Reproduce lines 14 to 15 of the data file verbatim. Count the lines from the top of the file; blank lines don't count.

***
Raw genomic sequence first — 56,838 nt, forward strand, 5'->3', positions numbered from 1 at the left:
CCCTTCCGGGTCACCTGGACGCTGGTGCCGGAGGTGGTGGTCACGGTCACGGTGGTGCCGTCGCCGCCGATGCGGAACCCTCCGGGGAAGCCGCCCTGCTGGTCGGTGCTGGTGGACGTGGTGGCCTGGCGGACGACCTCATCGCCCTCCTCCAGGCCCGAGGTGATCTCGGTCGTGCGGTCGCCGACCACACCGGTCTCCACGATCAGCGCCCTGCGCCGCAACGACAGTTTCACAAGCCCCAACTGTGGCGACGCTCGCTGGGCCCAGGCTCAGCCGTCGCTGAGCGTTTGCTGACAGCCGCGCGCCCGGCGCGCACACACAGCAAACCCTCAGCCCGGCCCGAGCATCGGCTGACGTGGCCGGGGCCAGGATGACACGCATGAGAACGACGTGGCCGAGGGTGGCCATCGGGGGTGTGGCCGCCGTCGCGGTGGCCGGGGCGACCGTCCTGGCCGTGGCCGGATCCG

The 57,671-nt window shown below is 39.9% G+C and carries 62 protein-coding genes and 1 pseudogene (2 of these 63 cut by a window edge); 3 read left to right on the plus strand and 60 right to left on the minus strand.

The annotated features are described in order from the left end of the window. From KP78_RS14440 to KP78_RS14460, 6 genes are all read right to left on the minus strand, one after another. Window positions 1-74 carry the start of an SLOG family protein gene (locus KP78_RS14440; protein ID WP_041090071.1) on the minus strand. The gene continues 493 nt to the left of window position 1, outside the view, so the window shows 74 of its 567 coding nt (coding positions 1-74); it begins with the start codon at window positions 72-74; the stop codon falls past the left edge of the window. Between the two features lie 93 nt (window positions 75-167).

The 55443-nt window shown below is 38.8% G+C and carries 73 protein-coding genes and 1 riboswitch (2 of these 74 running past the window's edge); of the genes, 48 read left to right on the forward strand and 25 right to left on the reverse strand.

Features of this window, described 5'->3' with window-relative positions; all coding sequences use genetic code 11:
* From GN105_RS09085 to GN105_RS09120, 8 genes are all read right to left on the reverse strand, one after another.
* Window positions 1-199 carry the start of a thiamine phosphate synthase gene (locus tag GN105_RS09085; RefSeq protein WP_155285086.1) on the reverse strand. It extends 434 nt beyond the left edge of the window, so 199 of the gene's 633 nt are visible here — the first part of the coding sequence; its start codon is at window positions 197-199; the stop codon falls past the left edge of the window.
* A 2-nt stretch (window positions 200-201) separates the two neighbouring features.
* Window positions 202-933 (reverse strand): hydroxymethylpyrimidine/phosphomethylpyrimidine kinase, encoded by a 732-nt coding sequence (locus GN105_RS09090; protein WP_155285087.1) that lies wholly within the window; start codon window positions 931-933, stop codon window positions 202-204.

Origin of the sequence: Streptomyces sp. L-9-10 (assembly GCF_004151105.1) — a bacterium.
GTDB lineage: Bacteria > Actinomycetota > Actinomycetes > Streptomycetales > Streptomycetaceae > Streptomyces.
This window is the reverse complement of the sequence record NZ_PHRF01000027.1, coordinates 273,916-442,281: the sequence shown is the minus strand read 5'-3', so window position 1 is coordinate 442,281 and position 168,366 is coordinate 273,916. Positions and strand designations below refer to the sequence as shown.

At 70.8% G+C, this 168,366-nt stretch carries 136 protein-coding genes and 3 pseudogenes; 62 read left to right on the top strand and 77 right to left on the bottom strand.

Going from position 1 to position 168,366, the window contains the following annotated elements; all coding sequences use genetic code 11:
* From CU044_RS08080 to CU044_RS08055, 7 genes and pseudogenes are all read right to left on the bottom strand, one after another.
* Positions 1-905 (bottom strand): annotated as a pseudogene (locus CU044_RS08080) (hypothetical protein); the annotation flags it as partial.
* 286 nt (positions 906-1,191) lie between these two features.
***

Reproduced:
At 70.8% G+C, this 168,366-nt stretch carries 136 protein-coding genes and 3 pseudogenes; 62 read left to right on the top strand and 77 right to left on the bottom strand.

Going from position 1 to position 168,366, the window contains the following annotated elements; all coding sequences use genetic code 11: